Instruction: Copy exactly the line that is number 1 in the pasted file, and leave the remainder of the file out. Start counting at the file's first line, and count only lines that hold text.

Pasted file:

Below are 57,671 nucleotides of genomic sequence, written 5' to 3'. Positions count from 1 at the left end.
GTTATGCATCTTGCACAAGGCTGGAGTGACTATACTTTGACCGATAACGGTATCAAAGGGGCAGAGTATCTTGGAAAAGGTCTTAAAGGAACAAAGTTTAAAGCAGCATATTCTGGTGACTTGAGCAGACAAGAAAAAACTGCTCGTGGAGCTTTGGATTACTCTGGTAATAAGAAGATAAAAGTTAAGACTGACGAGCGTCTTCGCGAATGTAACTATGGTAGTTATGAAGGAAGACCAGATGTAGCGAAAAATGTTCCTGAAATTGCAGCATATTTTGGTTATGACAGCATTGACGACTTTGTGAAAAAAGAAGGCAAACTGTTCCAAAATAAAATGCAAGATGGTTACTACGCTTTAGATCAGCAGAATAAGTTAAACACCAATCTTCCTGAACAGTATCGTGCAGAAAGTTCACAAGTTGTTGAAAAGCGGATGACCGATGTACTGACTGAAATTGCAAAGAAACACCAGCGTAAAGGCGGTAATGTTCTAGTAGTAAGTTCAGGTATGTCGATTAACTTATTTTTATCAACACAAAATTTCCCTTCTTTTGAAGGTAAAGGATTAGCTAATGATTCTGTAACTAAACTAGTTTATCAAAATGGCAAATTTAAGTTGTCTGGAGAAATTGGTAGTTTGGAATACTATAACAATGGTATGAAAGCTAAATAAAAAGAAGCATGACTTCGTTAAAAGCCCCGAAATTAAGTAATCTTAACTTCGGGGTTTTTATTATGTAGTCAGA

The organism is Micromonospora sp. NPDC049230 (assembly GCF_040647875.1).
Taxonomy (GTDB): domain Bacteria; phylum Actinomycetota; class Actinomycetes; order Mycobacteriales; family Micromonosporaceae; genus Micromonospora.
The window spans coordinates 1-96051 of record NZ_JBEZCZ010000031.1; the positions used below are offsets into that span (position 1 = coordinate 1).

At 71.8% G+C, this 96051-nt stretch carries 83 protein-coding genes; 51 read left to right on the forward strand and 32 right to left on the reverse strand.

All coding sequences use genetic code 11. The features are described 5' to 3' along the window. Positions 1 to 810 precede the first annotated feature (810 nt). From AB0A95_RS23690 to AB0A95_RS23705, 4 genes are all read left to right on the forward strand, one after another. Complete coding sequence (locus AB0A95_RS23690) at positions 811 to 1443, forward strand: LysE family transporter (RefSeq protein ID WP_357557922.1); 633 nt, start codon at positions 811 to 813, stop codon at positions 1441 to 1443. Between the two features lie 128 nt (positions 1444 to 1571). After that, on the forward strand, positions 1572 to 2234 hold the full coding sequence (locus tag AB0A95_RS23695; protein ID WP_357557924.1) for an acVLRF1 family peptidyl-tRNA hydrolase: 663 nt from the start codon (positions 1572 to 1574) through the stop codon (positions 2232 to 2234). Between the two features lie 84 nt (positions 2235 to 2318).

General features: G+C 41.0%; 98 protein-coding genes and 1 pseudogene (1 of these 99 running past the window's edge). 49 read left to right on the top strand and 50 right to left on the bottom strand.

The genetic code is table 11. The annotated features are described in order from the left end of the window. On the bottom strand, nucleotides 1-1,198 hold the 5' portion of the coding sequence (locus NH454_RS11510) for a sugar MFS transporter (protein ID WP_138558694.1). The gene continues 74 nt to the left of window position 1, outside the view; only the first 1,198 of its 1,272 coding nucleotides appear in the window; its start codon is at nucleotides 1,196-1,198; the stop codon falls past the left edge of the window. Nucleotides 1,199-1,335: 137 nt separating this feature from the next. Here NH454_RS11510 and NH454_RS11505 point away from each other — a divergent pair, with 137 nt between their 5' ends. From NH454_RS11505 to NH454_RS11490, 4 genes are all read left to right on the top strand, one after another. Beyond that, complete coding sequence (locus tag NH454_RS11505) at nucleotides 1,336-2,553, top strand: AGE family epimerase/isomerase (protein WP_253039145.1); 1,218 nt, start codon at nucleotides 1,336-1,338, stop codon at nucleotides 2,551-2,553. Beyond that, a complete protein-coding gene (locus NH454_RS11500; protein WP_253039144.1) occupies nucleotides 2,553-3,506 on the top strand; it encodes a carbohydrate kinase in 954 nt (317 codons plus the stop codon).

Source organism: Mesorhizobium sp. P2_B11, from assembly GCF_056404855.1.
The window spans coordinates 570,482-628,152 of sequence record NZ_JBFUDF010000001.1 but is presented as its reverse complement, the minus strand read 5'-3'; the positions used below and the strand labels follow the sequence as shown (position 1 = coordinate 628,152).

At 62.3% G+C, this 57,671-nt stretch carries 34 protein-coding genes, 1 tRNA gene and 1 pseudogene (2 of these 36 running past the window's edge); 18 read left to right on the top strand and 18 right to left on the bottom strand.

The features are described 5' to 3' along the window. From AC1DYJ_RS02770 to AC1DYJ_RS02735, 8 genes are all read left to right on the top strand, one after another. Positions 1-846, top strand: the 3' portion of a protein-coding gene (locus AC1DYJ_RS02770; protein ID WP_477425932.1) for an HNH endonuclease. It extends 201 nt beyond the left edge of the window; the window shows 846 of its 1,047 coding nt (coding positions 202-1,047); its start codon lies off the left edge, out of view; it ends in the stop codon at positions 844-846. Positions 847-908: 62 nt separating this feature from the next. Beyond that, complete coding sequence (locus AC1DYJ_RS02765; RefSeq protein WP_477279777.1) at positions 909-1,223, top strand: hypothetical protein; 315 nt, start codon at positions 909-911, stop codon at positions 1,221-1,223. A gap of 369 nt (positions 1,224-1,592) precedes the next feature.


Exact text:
Below are 57,671 nucleotides of genomic sequence, written 5' to 3'. Positions count from 1 at the left end.